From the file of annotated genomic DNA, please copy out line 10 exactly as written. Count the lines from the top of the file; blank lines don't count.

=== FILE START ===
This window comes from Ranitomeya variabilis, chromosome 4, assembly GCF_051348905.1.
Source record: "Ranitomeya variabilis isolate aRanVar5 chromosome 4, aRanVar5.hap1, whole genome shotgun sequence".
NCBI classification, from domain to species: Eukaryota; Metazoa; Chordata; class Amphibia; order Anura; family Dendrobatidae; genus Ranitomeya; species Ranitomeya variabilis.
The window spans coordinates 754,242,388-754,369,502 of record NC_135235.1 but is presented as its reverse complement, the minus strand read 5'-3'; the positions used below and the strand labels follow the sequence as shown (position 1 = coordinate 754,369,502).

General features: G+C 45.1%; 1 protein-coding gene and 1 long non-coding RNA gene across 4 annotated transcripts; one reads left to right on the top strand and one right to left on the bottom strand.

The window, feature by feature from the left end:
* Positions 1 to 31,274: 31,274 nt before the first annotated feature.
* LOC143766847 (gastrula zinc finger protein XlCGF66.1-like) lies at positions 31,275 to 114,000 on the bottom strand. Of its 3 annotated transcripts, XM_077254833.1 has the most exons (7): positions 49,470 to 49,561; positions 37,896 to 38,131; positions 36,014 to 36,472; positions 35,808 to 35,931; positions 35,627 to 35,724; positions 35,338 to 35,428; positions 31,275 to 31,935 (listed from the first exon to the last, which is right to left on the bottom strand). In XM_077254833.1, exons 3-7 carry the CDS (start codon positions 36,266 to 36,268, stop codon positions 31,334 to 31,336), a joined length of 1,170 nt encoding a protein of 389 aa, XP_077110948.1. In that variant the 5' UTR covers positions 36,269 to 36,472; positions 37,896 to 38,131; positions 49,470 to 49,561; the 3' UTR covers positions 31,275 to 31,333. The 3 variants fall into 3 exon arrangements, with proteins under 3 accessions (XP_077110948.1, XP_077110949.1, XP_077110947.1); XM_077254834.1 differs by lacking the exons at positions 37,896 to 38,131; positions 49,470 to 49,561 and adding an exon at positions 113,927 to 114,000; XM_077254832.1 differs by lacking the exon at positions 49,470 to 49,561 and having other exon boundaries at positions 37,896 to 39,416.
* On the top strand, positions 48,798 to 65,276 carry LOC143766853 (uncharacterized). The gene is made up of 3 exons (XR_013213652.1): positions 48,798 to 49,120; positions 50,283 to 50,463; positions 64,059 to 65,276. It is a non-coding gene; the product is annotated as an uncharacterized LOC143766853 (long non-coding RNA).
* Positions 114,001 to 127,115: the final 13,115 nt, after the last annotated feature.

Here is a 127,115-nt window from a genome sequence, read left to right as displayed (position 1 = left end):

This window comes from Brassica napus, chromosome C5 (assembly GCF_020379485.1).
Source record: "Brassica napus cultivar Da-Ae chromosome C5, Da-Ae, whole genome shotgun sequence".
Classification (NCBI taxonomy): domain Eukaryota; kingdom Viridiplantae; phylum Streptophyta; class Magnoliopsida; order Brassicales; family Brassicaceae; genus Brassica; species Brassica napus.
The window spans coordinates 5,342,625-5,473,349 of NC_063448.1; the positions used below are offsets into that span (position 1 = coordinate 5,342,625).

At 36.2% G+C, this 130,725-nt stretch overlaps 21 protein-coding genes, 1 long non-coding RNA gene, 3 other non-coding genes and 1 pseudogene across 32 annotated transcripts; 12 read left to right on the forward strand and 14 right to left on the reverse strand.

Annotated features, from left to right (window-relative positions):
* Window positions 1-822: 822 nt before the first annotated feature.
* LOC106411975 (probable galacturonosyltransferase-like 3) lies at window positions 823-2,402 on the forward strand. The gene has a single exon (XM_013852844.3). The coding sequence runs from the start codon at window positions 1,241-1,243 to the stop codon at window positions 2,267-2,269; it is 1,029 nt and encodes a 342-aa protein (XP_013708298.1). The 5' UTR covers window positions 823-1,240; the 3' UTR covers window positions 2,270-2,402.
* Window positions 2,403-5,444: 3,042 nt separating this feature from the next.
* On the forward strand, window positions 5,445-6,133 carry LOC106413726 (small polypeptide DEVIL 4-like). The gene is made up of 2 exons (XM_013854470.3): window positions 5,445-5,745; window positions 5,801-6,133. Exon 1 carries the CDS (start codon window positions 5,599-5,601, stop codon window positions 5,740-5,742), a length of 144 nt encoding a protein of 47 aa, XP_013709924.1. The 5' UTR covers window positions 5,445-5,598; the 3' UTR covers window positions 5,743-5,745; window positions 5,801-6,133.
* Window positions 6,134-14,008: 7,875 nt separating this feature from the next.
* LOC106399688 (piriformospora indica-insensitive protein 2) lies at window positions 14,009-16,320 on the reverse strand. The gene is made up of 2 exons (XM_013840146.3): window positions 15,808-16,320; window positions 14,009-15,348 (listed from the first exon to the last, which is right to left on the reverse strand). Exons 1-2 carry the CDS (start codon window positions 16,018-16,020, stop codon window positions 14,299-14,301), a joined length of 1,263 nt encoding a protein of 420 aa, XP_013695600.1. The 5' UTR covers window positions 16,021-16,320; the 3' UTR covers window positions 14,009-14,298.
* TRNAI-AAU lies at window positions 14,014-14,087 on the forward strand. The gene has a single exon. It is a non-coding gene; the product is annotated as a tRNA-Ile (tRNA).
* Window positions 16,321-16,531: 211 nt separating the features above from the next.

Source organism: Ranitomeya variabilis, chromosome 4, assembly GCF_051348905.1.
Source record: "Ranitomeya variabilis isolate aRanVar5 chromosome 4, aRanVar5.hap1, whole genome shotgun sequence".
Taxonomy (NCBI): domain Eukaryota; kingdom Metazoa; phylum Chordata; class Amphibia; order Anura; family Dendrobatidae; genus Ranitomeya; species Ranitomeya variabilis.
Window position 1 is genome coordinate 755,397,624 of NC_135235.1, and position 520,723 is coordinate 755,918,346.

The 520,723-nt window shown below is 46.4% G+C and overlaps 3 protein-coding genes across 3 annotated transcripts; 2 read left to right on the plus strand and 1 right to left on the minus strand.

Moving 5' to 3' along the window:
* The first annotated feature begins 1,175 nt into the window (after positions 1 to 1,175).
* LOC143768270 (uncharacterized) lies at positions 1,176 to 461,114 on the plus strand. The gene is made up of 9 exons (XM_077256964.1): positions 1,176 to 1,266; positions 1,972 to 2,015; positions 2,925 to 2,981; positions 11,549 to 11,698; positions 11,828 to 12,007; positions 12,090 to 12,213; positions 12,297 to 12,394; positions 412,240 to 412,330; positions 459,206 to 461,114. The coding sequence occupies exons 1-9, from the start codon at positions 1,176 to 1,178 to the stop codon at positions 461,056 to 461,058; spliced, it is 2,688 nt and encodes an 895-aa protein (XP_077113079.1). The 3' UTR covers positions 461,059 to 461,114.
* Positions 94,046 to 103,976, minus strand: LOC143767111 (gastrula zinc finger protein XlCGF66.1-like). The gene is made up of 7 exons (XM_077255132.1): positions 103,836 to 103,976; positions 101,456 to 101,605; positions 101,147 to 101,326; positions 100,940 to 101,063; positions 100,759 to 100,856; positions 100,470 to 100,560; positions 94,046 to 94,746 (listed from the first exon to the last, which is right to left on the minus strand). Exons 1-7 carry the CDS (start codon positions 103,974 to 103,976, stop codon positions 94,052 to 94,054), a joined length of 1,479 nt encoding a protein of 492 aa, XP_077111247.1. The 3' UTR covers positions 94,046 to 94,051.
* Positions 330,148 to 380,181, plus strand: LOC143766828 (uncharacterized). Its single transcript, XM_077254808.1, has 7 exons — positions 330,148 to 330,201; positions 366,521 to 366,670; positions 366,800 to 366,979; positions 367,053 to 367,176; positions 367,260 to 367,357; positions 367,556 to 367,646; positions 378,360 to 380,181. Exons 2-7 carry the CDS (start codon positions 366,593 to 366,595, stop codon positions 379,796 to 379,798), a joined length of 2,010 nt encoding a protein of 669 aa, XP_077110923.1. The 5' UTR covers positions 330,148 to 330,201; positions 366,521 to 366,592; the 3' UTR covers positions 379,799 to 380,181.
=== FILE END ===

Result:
* Positions 114,001 to 127,115: the final 13,115 nt, after the last annotated feature.